I don’t think about time. You’re here when you’re here. I think about today, staying in tune.
~John Lee Hooker
I don’t play a lot of fancy guitar. I don’t want to play it. The kind of guitar I want to play is mean, mean licks.
~John Lee Hooker
When they say true blues, pure blues, John Lee Hooker is as close to it as anyone I’ve ever heard.
One bourbon, one scotch, and one beer
Hey mister bartender come here
I want another drink and I want it now
~John Lee Hooker (One bourbon, one scotch, and one beer)
JLH was inducted into the Rock and Roll Hall of Fame in 1991. Here from the ceremony he performs “In The Mood” together with Bonnie Raitt:
August 22, 1917
Coahoma County, Mississippi, United States
June 21, 2001 (aged 83)
Los Altos, California, United States
Blues, talking blues, country blues
Singer-songwriter, Musician, Songwriter
Vee-Jay, Chess, Bluesway, ++
Carlos Santana, Bonnie Raitt, B.B. King,Van Morrison, Bob Dylan, Canned Heat
John Lee Hooker (August 22, 1917 – June 21, 2001) was a highly influential American blues singer-songwriter and guitarist.
Hooker began his life as the son of a sharecropper, William Hooker, and rose to prominence performing his own unique style of what was originally a unique brand of country blues. He developed a ‘talking blues’ style that was his trademark. Though similar to the early Delta blues, his music was metrically free. John Lee Hooker could be said to embody his own unique genre of the blues, often incorporating the boogie-woogie piano style and a driving rhythm into his blues guitar playing and singing. His best known songs include “Boogie Chillen'” (1948), “I’m in the Mood” (1951) and “Boom Boom” (1962), the first two reaching R&B #1 in the Billboard charts.
From Allmusic (Bill Dahl): He was beloved worldwide as the king of the endless boogie, a genuine blues superstar whose droning, hypnotic one-chord grooves were at once both ultra-primitive and timeless. But John Lee Hooker recorded in a great many more styles than that over a career that stretched across more than half a century. Read more -> allmusic.com
Awards and recognition
A Star on the Hollywood Walk of Fame
Inducted into the Blues Hall of Fame in 1980
Inducted into the Rock and Roll Hall of Fame in 1991
Two of his songs, “Boogie Chillen” and “Boom Boom” were named to the list of The Rock and Roll Hall of Fame’s 500 Songs that Shaped Rock and Roll.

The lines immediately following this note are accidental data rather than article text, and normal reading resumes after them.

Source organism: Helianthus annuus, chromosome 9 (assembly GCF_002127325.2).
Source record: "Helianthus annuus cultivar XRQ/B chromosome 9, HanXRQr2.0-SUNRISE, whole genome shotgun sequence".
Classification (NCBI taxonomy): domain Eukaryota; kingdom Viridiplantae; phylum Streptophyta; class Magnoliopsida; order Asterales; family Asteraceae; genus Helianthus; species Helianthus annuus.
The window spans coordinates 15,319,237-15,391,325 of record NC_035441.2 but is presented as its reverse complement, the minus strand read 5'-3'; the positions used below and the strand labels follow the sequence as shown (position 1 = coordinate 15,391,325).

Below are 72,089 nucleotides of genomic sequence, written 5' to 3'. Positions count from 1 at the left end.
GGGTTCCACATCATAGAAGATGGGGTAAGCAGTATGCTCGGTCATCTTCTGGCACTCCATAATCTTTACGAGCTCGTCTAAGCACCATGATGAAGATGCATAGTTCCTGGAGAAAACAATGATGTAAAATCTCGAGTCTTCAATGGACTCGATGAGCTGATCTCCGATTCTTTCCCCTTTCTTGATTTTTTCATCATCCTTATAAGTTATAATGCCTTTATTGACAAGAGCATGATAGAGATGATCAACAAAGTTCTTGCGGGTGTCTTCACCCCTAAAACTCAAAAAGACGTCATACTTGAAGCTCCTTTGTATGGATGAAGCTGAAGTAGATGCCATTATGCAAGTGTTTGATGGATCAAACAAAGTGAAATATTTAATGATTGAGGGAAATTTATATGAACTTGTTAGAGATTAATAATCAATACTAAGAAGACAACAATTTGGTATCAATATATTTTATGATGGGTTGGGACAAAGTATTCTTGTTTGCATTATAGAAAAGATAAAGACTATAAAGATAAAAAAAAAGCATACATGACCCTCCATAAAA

“Boogie Chillen” was included as one of the Songs of the Century.
John Lee’s style has always been unique, even among other performers of the real deep blues, few of whom remain with us today. While retaining that foundation he has simultaneously broken new ground musically and commercially. At the age of 80, John Lee Hooker received his third and fourth Grammy Awards, for Best Traditional Blues Recording (Don’t Look Back) and for Best Pop Collaboration for the song “Don’t Look Back” which Hooker recorded with his long time friend Van Morrison.
Best Traditional Blues Recording, 1990 for I’m in the Mood (with Bonnie Raitt)
Best Traditional Blues Recording, 1998 for Don’t Look Back
Best Pop Collaboration with Vocals, 1998, “Don’t Look Back” (with Van Morrison)
Grammy Lifetime Achievement Award in 2000
One Bourbon, one Scotch, one Beer:
Album of the day – John Lee Hooker Plays & Sings The Blues (1961):
I want everyone to know what I can really do
~Elvis Presley (to producer Bob Finkel)
November 22, 1968
Rock and roll
Elvis (NBC TV Special) is the thirty-fourth album by Elvis Presley, released on RCA Victor Records in mono, LPM 4088, in November 1968. Recording sessions took place in Burbank, California at Western Recorders on June 20, 21, 22 and 23, 1968, and at NBC Studios on June 27 and 29, 1968. It peaked at #8 on the Billboard 200. It was certified Gold on July 22, 1969 and Platinum on July 15, 1999 by the RIAA.
Hound Dog/All Shook Up:
From allmusic.com – John Bush: …………… Although he exhibited more nerves than he ever had in the past — a combination of the importance this chance obviously presented plus the large gap between the psychedelic music culture of 1968 and the rather quaint rock & roll of ten years earlier — Elvis delivered an incredible performance throughout the television special. His vocal performances were loose and gutsy, and his repartee was both self-deprecating and sarcastic about his early days as well as his moribund film career (“There’s something wrong with my lip!…I got news for you baby, I did 29 pictures like that”). He was uninhibited and utterly unsafe, showing the first inkling in ten years that there was life and spirit left in music’s biggest artistic property. The resulting LP, NBC-TV Special, combined sit-down and standup segments, but probably over-compensated on the standup segments. What impresses so much about NBC-TV Special is how much it prefigures the rest of Elvis’ career. Dramatic, intense, driven, and earthy, frequently moving, but not without the occasional cloying note, Elvis during the ’70s was the apotheosis of rock music, a righteous blend of rock and soul, gospel and pop, blues and country. …
~Read more over @ allmusic.com
This album also happens to contain one of Elvis Presley’s best songs…..
If I Can Dream:
Elvis Presley – vocals, guitar
The Blossoms – backing vocals
Tommy Morgan – harmonica
Mike Deasy, Al Casey, Tommy Tedesco, Scotty Moore – electric guitar
Larry Knechtel – keyboards, bass
Don Randi – piano
Charles Berghofer – bass
Hal Blaine – drums
John Cyr, Elliot Franks, Frank DeVito, D.J. Fontana, Alan Fortas, Jack Sperling staff drummer NBC Orchestra – percussion